As a result of this brand loyalty consumer generated content is produced. An example of this is a newly formed and rapidly expanding franchise Gossip Girl. While Gossip Girl is not yet playing in the same league as Barbie I predict that it will be just as popular for generation Y today then Barbie was for the same generation ten years ago. Gossip Girl has already become an important advertising tool for many young trendy brands, as I will explain in a moment. Perhaps the most interesting and relevant fact about this up and coming franchise is its introduction into cyber community Second Life. “Second Life is an online 3D virtual world imagined and designed by you. From the moment you enter Second Life, you’ll discover a universe brimming with people and possibilities,” (Second Life, 2009). Second Life itself is apart of a integrated communication community where users can instant message and voice chat each other at anytime. Episodes of Gossip Girl have been created in animation and with made up scripts specifically for Second Life users. (Find example below) Second life promotes itself as an escape from reality, a place where everything you ever wanted to do, people you want to meet and the lifestyle you want to live are able to literally become your ‘second life’, “A place to connect, a place to shop, a place to work, a place to love, a place to explore, a place to be … different, free yourself, free your mind, change your look and love yourself” (Second Life, 2009) are just some of the slogans used to immerse users in a fictional life. In addition to this, websites have been created by fans to replicate the life lived by the characters in the show. Fans attempt to live life through deceit, drama and gossip just like the characters do in each episode. For example, at my high school last year one student made a website and collected the latest gossip from parties, private conversations and life events and posted them on this website in the same language used by the narrator on the television series. Whether the user generated content for this particular franchise is good or bad the brand is expanding at a rapid rate, the show is only just entered its third season and its fan base and user generated materials on sites such as Youtube are growing larger and larger every day.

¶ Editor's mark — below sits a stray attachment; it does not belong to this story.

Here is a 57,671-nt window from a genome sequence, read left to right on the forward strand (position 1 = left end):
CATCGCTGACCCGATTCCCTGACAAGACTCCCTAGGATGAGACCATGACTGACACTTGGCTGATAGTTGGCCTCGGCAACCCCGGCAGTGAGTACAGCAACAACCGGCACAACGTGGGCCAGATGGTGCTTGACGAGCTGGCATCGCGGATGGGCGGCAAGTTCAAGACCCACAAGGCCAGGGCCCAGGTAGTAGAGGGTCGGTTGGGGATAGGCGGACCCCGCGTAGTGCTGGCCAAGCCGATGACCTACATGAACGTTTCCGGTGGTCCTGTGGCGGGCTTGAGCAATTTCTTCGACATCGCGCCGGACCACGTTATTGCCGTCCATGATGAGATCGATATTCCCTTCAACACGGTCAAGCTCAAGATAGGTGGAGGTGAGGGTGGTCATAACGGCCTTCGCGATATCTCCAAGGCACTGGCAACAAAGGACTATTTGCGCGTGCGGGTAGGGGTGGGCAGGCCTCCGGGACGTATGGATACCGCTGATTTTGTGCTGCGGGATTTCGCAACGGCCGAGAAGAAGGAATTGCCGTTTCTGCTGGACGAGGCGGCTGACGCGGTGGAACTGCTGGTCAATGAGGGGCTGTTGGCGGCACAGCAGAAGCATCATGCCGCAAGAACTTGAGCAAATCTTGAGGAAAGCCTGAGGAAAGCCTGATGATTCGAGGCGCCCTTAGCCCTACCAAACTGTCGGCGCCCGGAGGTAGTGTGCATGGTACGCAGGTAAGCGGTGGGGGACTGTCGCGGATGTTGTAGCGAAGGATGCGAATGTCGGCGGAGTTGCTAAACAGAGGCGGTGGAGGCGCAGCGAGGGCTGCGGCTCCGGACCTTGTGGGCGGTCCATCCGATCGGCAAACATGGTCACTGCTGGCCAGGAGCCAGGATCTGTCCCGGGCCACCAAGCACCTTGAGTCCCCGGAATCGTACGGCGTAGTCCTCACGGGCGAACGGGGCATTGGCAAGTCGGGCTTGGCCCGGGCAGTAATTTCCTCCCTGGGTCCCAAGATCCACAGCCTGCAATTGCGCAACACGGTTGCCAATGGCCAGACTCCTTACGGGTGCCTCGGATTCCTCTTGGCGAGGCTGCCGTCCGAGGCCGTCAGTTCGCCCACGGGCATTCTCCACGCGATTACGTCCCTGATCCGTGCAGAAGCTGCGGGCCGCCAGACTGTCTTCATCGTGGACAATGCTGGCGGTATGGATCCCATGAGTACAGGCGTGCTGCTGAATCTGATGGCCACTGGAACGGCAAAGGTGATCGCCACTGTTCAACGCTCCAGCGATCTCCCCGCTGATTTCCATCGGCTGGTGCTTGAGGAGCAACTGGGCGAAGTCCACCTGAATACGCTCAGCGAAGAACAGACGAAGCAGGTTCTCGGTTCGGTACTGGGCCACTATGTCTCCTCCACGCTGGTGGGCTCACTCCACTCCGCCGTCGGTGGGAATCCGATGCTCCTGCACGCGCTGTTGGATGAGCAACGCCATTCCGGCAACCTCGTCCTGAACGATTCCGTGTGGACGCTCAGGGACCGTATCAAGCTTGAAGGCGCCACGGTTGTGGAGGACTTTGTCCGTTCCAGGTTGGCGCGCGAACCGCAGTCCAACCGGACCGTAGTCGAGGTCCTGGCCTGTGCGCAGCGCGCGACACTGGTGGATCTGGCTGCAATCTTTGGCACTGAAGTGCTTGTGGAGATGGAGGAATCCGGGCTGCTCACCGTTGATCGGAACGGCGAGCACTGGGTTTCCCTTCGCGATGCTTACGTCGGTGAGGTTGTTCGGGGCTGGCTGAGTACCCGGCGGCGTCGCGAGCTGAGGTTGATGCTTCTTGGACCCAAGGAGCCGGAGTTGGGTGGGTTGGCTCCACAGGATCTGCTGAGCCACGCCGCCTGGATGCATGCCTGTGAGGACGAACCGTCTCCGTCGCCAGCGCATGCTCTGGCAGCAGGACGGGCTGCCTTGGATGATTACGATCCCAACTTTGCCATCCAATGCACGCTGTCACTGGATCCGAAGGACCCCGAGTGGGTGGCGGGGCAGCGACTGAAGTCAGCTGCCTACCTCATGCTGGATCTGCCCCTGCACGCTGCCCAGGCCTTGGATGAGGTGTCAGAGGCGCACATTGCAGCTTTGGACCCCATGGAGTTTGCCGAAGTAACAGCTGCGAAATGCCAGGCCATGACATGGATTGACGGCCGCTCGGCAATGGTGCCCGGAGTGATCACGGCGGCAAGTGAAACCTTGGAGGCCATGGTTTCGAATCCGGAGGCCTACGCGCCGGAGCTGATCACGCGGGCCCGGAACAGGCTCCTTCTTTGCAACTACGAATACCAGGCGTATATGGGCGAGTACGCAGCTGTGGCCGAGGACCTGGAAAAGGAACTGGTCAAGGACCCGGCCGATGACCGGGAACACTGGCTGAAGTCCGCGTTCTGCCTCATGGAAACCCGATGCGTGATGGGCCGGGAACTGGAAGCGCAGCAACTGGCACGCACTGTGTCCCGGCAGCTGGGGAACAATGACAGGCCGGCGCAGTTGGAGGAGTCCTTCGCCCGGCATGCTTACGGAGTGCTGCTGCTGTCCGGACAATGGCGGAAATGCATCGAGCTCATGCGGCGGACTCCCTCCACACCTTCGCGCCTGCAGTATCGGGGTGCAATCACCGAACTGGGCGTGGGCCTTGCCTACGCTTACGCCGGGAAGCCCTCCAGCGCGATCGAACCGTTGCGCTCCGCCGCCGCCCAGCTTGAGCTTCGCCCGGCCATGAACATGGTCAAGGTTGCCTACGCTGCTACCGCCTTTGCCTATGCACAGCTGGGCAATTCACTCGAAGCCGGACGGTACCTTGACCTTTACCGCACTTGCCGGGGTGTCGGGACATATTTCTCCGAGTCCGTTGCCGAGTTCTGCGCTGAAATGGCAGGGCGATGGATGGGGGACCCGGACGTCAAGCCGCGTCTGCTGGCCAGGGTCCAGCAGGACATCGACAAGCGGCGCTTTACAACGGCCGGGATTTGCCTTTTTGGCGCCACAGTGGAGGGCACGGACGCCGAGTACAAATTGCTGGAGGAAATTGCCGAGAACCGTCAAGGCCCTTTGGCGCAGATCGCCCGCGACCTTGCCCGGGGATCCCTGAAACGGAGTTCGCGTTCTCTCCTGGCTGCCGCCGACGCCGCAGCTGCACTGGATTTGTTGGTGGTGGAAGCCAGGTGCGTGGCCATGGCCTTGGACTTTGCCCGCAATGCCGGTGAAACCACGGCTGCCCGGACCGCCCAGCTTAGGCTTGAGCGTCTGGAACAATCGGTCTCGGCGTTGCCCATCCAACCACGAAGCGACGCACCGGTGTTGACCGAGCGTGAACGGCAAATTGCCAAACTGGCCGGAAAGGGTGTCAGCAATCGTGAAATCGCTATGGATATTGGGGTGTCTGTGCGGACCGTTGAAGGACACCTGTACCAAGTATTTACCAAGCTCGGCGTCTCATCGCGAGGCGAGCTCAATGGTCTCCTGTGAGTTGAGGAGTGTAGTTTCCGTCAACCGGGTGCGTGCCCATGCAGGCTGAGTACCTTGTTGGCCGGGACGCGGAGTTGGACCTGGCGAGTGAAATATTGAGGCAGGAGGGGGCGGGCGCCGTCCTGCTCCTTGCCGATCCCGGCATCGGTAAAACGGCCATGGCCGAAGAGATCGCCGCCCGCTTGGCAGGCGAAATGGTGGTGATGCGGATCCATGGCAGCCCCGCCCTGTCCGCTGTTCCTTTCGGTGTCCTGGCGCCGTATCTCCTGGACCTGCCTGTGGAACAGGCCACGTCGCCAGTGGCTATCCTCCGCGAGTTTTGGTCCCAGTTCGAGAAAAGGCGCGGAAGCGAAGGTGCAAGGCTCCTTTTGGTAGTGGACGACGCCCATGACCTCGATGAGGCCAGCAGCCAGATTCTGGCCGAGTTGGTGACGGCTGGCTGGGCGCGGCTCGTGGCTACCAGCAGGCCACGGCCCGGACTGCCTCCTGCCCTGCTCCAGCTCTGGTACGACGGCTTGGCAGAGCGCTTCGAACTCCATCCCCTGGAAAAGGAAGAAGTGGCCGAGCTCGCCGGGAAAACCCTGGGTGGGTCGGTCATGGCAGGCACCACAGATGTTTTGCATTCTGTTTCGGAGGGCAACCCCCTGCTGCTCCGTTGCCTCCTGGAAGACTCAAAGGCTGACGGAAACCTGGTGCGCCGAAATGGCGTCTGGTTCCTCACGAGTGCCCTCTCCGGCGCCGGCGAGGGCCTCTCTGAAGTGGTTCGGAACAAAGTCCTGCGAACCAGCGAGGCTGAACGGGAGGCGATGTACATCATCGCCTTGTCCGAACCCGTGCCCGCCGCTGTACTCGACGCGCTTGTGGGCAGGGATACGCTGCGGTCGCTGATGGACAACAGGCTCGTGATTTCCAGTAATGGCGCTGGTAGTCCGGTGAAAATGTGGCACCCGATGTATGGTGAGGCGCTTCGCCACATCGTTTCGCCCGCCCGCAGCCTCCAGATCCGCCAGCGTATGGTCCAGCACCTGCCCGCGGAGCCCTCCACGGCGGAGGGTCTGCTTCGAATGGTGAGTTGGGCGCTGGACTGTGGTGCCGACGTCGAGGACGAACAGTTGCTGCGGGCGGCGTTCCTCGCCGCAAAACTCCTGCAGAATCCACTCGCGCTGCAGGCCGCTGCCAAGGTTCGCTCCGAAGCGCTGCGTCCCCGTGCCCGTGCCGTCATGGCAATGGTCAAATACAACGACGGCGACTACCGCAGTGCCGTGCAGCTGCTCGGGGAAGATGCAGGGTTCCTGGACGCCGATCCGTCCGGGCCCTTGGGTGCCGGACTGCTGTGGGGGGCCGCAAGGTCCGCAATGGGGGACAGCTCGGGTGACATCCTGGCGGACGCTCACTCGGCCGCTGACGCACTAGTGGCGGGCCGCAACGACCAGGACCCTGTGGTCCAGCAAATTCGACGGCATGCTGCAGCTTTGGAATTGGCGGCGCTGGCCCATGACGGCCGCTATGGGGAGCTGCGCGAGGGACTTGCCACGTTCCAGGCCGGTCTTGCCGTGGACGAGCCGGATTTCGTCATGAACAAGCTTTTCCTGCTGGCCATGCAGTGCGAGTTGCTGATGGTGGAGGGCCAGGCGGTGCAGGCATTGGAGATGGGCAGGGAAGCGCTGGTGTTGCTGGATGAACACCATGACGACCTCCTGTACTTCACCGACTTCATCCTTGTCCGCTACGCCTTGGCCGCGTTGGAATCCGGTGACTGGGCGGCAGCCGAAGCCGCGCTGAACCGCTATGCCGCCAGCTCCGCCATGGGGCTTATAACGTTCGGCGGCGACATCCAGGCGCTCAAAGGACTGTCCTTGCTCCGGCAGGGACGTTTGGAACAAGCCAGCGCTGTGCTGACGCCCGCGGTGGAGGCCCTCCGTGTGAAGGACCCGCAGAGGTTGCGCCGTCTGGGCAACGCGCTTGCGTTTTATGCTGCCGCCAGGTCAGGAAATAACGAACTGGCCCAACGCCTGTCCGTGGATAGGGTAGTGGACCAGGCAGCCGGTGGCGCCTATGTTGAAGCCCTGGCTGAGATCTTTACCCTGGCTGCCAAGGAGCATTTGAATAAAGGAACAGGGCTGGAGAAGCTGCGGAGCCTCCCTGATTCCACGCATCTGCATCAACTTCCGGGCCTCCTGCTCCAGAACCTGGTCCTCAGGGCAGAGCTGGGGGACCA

In relation to my profession of advertising I would agree that the user-generated content being produced by the public is beneficial to many franchise type businesses. As I mentioned earlier Gossip Girls popularity skyrocketed throughout 2008 and as a result the Vitamin Water Franchise was able to score a deal with the television network. Product placement as I mentioned last week is an advertising technique on the rise and transmedia storytelling plays a big role in how businesses decide where to advertise or on what shows. Vitamin Water has become so linked with Gossip Girl that it even appears in the animated version on Second Life. In addition to product placements it is also important to note that integrated marketing campaigns work similarly to transmedia storytelling thus advertisers can feed off the ideas built by this new form of digital media and in addition the creative industries can continue to integrate and develop further as a hole.
This video is an example of user generated content from Second Life a spin off of the Gossip Girl television series!
This video shows you a history of the 50 years of Barbie and advertising.... not directly linked to my blog but to my profession... i found this one interesting!
Flew, T. (2008). New Media: An Introduction (3rd Ed.), New York: Oxford
Nash, K. (2005). Mattel: How Barbie lost her groove. Retrieved October 20 2009 from http://www.baselinemag.com/c/a/Projects-Management/Mattel-How-Barbie-Lost-Her-Groove/, pp.1-9.
Second Life, (2009). What is Second Life? Retrieved October 20 2009 from http://secondlife.com/whatis/
Jenkins, H. (2008). Transmedia Storytelling in Entertainment, Retrieved October 20 2009 from http://whatconsumesme.com/2009/what-im-reading/transmedia-storytelling-and-entertainment-a-syllabus/
Jenkins, H. (2007). Transmedia Storytelling 101, Retrieved October 19 2009 from http://www.henryjenkins.org/2007/03/transmedia_storytelling_101.html
Both videos were discovered on Youtube!